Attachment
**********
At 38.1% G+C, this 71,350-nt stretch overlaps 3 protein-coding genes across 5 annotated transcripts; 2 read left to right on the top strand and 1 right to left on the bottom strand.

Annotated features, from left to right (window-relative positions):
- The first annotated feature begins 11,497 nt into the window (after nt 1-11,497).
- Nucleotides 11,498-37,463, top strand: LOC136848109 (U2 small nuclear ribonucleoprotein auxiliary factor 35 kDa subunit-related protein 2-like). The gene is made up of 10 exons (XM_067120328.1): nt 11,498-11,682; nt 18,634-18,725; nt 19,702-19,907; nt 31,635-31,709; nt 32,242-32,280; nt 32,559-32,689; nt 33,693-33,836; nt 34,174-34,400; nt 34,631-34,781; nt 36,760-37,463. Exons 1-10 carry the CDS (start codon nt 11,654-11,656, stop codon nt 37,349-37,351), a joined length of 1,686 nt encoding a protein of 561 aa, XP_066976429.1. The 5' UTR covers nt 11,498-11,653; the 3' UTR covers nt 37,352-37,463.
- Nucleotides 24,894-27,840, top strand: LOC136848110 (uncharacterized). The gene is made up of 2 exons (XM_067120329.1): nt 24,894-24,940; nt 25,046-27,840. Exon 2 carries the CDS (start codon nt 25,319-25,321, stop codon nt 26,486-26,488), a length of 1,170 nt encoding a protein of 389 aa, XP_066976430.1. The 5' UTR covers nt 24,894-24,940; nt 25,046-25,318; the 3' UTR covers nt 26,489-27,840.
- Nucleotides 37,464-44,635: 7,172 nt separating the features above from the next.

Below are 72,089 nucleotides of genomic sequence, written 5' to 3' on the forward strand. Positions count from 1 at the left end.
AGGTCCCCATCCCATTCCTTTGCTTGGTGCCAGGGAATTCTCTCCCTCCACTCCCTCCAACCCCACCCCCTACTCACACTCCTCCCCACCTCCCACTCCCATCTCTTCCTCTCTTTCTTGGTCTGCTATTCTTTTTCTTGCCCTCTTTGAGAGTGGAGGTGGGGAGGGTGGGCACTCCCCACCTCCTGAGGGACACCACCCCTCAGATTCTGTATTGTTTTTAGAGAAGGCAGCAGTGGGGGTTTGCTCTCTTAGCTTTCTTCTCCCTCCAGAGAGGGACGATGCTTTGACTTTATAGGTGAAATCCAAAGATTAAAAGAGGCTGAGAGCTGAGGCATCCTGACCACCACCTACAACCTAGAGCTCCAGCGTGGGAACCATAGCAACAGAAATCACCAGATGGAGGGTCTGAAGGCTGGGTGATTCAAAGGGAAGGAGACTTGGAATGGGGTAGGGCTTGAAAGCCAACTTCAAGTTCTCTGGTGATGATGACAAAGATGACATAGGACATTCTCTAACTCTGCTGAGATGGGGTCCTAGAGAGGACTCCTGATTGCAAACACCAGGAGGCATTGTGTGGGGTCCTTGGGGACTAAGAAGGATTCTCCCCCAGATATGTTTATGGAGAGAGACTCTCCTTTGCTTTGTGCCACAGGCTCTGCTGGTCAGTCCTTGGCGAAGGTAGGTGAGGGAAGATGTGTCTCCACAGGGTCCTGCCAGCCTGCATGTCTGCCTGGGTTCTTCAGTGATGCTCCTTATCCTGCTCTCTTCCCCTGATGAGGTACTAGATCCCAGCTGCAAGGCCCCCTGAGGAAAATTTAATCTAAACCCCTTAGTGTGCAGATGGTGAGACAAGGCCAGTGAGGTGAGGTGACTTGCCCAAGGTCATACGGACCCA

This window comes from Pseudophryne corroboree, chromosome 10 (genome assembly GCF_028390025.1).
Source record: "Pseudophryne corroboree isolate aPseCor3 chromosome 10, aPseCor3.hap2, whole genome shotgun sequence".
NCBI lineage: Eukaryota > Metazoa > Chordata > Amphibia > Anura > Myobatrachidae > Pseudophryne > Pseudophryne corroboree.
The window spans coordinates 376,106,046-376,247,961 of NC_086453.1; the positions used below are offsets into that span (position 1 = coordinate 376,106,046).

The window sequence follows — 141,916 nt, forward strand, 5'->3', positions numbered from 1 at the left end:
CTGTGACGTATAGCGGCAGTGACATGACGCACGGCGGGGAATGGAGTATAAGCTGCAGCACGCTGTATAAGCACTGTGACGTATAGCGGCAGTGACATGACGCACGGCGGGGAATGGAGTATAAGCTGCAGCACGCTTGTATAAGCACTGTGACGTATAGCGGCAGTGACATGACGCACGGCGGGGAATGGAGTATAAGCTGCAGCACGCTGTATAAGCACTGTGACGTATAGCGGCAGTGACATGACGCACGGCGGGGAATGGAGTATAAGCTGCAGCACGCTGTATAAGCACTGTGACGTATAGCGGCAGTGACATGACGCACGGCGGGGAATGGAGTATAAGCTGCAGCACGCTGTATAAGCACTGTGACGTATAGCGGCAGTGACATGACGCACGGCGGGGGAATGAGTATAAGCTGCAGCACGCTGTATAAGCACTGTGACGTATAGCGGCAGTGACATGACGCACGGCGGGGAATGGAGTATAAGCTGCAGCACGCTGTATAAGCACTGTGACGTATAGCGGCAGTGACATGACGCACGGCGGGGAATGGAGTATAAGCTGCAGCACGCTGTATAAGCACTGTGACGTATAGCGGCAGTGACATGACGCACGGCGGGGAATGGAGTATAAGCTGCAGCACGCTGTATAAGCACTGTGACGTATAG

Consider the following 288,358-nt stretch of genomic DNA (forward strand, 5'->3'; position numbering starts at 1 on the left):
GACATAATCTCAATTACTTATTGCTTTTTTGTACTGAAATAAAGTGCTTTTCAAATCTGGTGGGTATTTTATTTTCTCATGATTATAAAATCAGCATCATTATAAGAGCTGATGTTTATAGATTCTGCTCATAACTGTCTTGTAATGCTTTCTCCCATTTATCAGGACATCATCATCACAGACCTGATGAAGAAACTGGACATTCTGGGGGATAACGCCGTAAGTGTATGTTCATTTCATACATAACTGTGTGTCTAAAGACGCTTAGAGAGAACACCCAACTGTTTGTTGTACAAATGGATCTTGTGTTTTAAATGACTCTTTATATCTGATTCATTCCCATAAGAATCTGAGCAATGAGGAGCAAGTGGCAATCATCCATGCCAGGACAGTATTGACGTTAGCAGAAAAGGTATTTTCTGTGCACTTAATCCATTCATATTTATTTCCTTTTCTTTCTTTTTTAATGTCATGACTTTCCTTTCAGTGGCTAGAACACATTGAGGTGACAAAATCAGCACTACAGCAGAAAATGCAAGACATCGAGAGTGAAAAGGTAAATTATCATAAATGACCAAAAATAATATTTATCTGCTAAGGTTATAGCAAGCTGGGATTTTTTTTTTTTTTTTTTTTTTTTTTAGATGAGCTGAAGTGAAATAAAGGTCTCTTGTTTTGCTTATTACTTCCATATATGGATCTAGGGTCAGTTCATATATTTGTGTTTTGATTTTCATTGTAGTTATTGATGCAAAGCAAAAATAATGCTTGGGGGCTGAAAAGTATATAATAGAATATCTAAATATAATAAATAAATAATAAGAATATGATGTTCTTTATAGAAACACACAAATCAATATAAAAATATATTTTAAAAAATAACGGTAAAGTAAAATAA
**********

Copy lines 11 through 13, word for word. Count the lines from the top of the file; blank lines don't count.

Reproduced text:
NCBI lineage: Eukaryota > Metazoa > Chordata > Amphibia > Anura > Myobatrachidae > Pseudophryne > Pseudophryne corroboree.
The window spans coordinates 376,106,046-376,247,961 of NC_086453.1; the positions used below are offsets into that span (position 1 = coordinate 376,106,046).

The window sequence follows — 141,916 nt, forward strand, 5'->3', positions numbered from 1 at the left end: